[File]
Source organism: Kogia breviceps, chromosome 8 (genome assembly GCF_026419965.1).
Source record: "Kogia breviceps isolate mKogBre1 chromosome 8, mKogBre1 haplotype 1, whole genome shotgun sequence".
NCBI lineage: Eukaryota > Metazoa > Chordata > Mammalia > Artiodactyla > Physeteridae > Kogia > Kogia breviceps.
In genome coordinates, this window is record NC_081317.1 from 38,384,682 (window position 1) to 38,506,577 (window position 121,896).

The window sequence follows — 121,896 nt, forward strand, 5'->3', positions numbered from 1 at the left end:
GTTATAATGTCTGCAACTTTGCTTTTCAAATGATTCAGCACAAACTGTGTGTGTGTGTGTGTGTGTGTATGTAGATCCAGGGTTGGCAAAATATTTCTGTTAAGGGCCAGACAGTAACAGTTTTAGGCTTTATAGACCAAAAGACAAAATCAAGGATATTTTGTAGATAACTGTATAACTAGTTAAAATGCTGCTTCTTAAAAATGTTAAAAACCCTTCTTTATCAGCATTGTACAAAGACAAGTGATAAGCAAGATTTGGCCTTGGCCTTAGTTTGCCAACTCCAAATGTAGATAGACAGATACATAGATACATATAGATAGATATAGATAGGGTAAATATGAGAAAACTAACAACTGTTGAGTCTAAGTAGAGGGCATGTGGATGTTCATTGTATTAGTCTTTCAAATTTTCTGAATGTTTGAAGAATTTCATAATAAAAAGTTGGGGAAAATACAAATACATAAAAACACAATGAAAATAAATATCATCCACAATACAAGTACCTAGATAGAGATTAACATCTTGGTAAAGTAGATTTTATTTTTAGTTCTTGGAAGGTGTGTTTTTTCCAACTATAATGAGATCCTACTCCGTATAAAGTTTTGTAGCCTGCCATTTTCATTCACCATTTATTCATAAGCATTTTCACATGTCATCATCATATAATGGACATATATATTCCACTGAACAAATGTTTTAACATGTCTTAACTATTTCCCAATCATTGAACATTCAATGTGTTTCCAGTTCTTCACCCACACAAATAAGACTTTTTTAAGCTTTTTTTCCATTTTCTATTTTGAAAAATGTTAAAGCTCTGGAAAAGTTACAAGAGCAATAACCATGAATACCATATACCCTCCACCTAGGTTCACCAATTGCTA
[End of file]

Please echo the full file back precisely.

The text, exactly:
Source organism: Kogia breviceps, chromosome 8 (genome assembly GCF_026419965.1).
Source record: "Kogia breviceps isolate mKogBre1 chromosome 8, mKogBre1 haplotype 1, whole genome shotgun sequence".
NCBI lineage: Eukaryota > Metazoa > Chordata > Mammalia > Artiodactyla > Physeteridae > Kogia > Kogia breviceps.
In genome coordinates, this window is record NC_081317.1 from 38,384,682 (window position 1) to 38,506,577 (window position 121,896).

The window sequence follows — 121,896 nt, forward strand, 5'->3', positions numbered from 1 at the left end:
GTTATAATGTCTGCAACTTTGCTTTTCAAATGATTCAGCACAAACTGTGTGTGTGTGTGTGTGTGTGTATGTAGATCCAGGGTTGGCAAAATATTTCTGTTAAGGGCCAGACAGTAACAGTTTTAGGCTTTATAGACCAAAAGACAAAATCAAGGATATTTTGTAGATAACTGTATAACTAGTTAAAATGCTGCTTCTTAAAAATGTTAAAAACCCTTCTTTATCAGCATTGTACAAAGACAAGTGATAAGCAAGATTTGGCCTTGGCCTTAGTTTGCCAACTCCAAATGTAGATAGACAGATACATAGATACATATAGATAGATATAGATAGGGTAAATATGAGAAAACTAACAACTGTTGAGTCTAAGTAGAGGGCATGTGGATGTTCATTGTATTAGTCTTTCAAATTTTCTGAATGTTTGAAGAATTTCATAATAAAAAGTTGGGGAAAATACAAATACATAAAAACACAATGAAAATAAATATCATCCACAATACAAGTACCTAGATAGAGATTAACATCTTGGTAAAGTAGATTTTATTTTTAGTTCTTGGAAGGTGTGTTTTTTCCAACTATAATGAGATCCTACTCCGTATAAAGTTTTGTAGCCTGCCATTTTCATTCACCATTTATTCATAAGCATTTTCACATGTCATCATCATATAATGGACATATATATTCCACTGAACAAATGTTTTAACATGTCTTAACTATTTCCCAATCATTGAACATTCAATGTGTTTCCAGTTCTTCACCCACACAAATAAGACTTTTTTAAGCTTTTTTTCCATTTTCTATTTTGAAAAATGTTAAAGCTCTGGAAAAGTTACAAGAGCAATAACCATGAATACCATATACCCTCCACCTAGGTTCACCAATTGCTA